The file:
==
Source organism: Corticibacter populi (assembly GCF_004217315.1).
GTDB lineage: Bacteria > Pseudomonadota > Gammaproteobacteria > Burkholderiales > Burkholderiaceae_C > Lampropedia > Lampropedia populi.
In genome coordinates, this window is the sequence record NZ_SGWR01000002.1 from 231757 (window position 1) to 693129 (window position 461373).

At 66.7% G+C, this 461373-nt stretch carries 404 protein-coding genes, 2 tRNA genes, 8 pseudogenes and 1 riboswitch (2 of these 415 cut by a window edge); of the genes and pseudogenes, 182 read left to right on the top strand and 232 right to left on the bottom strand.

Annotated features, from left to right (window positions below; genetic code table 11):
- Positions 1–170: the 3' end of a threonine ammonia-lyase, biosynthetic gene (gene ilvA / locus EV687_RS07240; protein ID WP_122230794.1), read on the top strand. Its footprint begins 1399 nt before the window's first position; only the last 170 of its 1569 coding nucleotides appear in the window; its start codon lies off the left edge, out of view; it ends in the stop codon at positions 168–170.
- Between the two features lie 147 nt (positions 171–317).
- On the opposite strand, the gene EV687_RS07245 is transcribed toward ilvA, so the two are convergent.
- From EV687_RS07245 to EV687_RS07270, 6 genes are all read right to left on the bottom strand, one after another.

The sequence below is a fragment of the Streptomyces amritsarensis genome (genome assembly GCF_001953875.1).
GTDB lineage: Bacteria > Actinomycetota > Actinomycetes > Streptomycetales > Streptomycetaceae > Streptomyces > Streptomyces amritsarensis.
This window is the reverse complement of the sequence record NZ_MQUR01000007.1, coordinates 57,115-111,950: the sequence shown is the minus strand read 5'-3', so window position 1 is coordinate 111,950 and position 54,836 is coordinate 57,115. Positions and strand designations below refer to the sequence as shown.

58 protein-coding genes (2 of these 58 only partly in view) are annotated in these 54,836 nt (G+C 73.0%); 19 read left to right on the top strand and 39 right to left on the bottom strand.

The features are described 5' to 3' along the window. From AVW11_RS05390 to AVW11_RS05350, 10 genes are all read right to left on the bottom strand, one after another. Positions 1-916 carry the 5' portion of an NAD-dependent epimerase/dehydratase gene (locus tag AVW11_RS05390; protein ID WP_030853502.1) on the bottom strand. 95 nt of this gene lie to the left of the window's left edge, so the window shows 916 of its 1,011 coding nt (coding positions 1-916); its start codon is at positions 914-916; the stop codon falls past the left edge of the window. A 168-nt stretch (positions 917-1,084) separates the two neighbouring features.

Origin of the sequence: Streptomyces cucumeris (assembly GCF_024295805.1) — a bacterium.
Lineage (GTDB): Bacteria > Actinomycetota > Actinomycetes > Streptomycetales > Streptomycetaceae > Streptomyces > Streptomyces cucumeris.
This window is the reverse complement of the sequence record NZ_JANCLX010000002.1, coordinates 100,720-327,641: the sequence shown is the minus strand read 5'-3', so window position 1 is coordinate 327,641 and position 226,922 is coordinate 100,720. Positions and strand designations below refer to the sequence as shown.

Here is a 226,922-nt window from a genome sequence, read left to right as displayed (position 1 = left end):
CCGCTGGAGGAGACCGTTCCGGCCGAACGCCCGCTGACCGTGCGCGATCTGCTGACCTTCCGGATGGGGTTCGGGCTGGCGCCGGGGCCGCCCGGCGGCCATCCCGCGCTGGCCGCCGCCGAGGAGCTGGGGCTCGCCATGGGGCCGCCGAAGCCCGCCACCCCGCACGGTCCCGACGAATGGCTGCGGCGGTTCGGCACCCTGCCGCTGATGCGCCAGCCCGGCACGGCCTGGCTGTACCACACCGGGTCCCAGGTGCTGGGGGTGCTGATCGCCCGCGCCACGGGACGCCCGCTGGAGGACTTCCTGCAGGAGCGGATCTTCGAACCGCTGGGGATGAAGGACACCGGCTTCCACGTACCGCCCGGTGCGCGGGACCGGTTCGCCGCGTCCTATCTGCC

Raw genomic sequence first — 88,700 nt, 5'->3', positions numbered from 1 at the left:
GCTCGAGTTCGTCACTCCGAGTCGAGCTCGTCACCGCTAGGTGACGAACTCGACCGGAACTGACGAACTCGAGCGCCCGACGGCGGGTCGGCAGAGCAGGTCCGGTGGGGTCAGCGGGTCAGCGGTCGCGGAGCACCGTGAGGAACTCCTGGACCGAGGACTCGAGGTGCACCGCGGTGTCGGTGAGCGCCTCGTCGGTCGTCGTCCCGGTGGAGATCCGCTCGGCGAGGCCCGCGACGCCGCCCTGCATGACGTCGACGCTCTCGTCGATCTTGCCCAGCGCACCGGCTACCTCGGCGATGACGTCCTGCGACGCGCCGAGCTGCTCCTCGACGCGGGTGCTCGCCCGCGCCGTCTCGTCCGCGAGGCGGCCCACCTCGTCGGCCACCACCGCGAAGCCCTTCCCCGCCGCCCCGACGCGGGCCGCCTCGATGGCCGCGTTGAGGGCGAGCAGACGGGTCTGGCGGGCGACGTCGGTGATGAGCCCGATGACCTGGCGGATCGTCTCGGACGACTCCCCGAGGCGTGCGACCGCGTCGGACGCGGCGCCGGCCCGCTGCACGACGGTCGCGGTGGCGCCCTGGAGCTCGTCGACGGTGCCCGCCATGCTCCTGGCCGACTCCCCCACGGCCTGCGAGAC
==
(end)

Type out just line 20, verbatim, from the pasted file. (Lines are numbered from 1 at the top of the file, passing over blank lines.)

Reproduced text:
Raw genomic sequence first — 88,700 nt, 5'->3', positions numbered from 1 at the left: